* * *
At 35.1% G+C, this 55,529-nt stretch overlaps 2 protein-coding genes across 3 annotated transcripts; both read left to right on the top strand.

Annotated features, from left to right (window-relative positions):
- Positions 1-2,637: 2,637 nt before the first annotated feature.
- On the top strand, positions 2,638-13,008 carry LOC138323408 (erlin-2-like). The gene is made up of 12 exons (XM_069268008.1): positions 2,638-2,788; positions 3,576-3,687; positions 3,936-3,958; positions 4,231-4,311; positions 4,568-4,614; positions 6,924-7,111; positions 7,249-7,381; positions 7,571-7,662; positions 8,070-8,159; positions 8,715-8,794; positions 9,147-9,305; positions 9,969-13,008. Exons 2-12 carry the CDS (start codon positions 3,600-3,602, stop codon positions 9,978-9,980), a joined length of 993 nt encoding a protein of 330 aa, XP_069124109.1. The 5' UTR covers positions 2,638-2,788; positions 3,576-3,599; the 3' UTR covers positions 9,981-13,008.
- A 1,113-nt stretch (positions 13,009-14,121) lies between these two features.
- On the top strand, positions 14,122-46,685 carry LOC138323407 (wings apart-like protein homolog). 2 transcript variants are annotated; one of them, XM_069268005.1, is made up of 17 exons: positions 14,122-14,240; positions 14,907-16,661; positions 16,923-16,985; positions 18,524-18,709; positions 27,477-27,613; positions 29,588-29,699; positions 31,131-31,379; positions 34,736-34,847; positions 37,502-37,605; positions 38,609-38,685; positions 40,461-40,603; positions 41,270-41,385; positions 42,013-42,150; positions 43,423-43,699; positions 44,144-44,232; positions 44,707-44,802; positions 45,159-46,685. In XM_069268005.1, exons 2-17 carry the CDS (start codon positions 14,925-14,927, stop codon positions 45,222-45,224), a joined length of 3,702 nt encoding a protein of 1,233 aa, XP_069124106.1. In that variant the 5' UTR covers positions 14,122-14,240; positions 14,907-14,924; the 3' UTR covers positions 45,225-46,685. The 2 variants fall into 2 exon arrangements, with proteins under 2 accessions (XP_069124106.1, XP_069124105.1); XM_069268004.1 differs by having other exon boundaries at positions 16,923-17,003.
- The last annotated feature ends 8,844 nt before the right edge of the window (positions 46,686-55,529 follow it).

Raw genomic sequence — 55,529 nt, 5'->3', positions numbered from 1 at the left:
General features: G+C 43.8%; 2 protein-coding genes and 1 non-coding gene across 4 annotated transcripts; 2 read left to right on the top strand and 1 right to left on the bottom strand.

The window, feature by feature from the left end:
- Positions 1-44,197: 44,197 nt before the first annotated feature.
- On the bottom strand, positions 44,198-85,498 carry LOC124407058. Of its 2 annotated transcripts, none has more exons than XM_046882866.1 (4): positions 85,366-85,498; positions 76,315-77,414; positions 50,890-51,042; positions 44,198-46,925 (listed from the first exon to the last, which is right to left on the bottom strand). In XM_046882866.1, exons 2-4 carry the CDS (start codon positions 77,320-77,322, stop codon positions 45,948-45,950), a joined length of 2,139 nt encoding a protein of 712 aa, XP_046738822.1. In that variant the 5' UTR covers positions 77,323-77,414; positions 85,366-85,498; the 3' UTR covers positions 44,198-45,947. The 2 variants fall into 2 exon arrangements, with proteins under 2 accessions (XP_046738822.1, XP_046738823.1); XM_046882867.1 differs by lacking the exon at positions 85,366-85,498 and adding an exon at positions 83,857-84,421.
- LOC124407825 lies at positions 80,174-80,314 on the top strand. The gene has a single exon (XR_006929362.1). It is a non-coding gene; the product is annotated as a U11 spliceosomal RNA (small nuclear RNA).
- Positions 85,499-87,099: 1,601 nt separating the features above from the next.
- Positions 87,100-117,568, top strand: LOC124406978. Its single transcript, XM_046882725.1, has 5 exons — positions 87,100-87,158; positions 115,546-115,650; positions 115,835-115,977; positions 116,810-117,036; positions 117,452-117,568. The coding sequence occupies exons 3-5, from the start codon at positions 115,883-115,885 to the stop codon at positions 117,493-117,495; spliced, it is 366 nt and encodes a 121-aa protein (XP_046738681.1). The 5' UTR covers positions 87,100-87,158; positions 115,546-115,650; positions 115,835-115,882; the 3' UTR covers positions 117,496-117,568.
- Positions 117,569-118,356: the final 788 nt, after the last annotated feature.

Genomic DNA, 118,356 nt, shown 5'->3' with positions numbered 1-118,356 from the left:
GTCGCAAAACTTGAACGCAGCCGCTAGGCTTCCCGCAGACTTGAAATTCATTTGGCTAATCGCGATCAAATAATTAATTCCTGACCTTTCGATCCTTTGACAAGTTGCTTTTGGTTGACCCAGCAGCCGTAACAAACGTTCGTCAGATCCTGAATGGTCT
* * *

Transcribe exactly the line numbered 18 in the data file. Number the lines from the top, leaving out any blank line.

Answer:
GTCGCAAAACTTGAACGCAGCCGCTAGGCTTCCCGCAGACTTGAAATTCATTTGGCTAATCGCGATCAAATAATTAATTCCTGACCTTTCGATCCTTTGACAAGTTGCTTTTGGTTGACCCAGCAGCCGTAACAAACGTTCGTCAGATCCTGAATGGTCT